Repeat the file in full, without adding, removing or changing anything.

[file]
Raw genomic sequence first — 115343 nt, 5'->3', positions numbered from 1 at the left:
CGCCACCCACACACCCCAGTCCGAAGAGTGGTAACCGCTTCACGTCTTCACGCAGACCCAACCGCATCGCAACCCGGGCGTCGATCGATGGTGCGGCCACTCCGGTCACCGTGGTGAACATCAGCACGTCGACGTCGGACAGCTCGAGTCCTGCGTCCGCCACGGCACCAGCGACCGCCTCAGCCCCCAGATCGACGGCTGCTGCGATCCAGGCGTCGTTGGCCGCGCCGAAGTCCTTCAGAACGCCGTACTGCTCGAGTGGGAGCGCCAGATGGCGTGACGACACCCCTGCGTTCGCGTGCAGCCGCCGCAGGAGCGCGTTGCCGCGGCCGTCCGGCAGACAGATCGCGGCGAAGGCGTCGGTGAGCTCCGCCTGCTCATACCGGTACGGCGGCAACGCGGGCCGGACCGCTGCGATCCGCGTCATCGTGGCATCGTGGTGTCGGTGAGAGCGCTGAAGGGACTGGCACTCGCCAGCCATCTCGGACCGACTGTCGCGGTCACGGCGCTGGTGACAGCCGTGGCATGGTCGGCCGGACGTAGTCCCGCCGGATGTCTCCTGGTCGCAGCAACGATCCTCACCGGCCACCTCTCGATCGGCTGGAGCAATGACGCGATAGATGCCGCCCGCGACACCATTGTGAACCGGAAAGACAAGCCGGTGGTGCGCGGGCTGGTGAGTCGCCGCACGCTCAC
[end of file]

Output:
Raw genomic sequence first — 115343 nt, 5'->3', positions numbered from 1 at the left:
CGCCACCCACACACCCCAGTCCGAAGAGTGGTAACCGCTTCACGTCTTCACGCAGACCCAACCGCATCGCAACCCGGGCGTCGATCGATGGTGCGGCCACTCCGGTCACCGTGGTGAACATCAGCACGTCGACGTCGGACAGCTCGAGTCCTGCGTCCGCCACGGCACCAGCGACCGCCTCAGCCCCCAGATCGACGGCTGCTGCGATCCAGGCGTCGTTGGCCGCGCCGAAGTCCTTCAGAACGCCGTACTGCTCGAGTGGGAGCGCCAGATGGCGTGACGACACCCCTGCGTTCGCGTGCAGCCGCCGCAGGAGCGCGTTGCCGCGGCCGTCCGGCAGACAGATCGCGGCGAAGGCGTCGGTGAGCTCCGCCTGCTCATACCGGTACGGCGGCAACGCGGGCCGGACCGCTGCGATCCGCGTCATCGTGGCATCGTGGTGTCGGTGAGAGCGCTGAAGGGACTGGCACTCGCCAGCCATCTCGGACCGACTGTCGCGGTCACGGCGCTGGTGACAGCCGTGGCATGGTCGGCCGGACGTAGTCCCGCCGGATGTCTCCTGGTCGCAGCAACGATCCTCACCGGCCACCTCTCGATCGGCTGGAGCAATGACGCGATAGATGCCGCCCGCGACACCATTGTGAACCGGAAAGACAAGCCGGTGGTGCGCGGGCTGGTGAGTCGCCGCACGCTCAC